Midnight Snack: The Kansas City BBQ Company with Derek Houck | KCET
Midnight Snack: The Kansas City BBQ Company with Derek Houck
I assume that every town in every state in every country has a "local favorite" restaurant. It might be great, it might be okay at best, but, if you're from that town, it probably holds a special place in your heart. When you go home, you look forward to one meal at this local place partly for the food, but also to remember its link to your own past.
With all of the people from all over the world here in Los Angeles, we see restaurants that try to repeat that home cooking magic and share those culinary remembrances. From all sorts of international cuisine to Chicago-style pizza to Philly cheesesteaks to Kansas City BBQ, you can find it here, and hope and pray it measures up to your memories. I visited The Kansas City BBQ Company with Derek Houck, the actor and producer of the cooking show parody "Napoleon Bon Appetit" as we both returned to our Missouri barbecue roots.
Jason: What would you recommend?
Derek: Sliced pork is good. Sliced beef. I've heard people say good things about the chicken. Their hot links are good too. Pretty much anything with meat on this menu. Beans are good. Sweet potato fries are seriously addicting.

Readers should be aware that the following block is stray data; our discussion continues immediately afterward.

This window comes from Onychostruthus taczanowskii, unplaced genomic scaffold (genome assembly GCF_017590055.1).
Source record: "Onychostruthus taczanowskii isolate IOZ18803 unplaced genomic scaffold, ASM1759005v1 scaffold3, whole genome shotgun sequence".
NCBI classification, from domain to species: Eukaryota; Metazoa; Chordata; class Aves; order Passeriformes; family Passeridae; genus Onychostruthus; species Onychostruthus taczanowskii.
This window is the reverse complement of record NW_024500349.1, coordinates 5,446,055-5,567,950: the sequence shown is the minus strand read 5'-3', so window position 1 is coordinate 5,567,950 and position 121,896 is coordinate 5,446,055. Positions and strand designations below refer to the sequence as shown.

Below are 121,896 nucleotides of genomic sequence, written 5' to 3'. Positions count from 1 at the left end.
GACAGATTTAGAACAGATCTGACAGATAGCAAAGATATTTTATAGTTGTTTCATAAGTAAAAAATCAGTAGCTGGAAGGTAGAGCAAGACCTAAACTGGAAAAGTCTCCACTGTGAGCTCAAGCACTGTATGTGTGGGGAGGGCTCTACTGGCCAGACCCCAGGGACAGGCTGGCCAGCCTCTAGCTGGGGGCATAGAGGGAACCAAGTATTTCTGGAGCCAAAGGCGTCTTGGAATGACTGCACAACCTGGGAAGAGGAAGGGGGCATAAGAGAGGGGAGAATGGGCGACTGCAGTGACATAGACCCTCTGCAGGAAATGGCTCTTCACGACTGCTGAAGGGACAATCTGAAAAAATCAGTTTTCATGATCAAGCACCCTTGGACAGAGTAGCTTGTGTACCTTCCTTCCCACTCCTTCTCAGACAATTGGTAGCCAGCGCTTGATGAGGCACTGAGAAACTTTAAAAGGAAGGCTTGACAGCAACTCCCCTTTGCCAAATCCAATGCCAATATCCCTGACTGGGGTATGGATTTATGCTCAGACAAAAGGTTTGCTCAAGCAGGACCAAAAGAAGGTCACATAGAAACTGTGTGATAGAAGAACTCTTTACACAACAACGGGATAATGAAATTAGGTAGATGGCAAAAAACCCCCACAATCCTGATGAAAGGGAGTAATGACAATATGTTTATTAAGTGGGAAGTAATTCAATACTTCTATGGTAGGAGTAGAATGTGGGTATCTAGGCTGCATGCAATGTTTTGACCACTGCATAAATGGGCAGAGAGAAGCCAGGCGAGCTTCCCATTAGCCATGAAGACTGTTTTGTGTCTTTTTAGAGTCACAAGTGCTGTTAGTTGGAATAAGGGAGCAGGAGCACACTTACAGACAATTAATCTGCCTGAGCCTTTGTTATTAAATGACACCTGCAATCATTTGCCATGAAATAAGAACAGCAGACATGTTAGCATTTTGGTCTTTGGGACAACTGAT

Jason: How long have you lived in Los Angeles now?
Derek: I've lived in L.A. since 2003. I came out here for AADA, the American Academy of Dramatic Arts in Hollywood, and was there for about two and a half years. I've been out here since working and auditioning.
Jason: You came here from Kansas City?
Derek: Yes. So, finding this place after a couple of years was a joy to find a little bit of Kansas City. It's not exactly the same as Kansas City barbecue. The sauce is pretty similar and the meat is just really good.
Jason: Whenever you think of Kansas City barbecue, what are your favorite places to go whenever you get to go back?